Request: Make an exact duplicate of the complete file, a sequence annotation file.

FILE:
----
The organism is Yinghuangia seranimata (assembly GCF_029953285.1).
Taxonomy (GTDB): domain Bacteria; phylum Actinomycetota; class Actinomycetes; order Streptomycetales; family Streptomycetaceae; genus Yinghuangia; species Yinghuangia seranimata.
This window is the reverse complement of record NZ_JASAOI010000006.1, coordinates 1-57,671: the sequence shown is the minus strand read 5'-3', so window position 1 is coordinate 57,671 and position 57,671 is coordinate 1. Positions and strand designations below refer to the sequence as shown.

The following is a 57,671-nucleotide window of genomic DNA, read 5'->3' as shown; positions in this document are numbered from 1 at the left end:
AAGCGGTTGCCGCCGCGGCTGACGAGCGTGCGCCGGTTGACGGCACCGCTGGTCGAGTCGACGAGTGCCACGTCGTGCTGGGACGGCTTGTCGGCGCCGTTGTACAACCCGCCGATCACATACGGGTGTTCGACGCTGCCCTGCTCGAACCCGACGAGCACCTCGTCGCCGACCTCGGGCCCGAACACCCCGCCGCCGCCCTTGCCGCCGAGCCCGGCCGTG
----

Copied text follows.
The organism is Yinghuangia seranimata (assembly GCF_029953285.1).
Taxonomy (GTDB): domain Bacteria; phylum Actinomycetota; class Actinomycetes; order Streptomycetales; family Streptomycetaceae; genus Yinghuangia; species Yinghuangia seranimata.
This window is the reverse complement of record NZ_JASAOI010000006.1, coordinates 1-57,671: the sequence shown is the minus strand read 5'-3', so window position 1 is coordinate 57,671 and position 57,671 is coordinate 1. Positions and strand designations below refer to the sequence as shown.

The following is a 57,671-nucleotide window of genomic DNA, read 5'->3' as shown; positions in this document are numbered from 1 at the left end:
AAGCGGTTGCCGCCGCGGCTGACGAGCGTGCGCCGGTTGACGGCACCGCTGGTCGAGTCGACGAGTGCCACGTCGTGCTGGGACGGCTTGTCGGCGCCGTTGTACAACCCGCCGATCACATACGGGTGTTCGACGCTGCCCTGCTCGAACCCGACGAGCACCTCGTCGCCGACCTCGGGCCCGAACACCCCGCCGCCGCCCTTGCCGCCGAGCCCGGCCGTG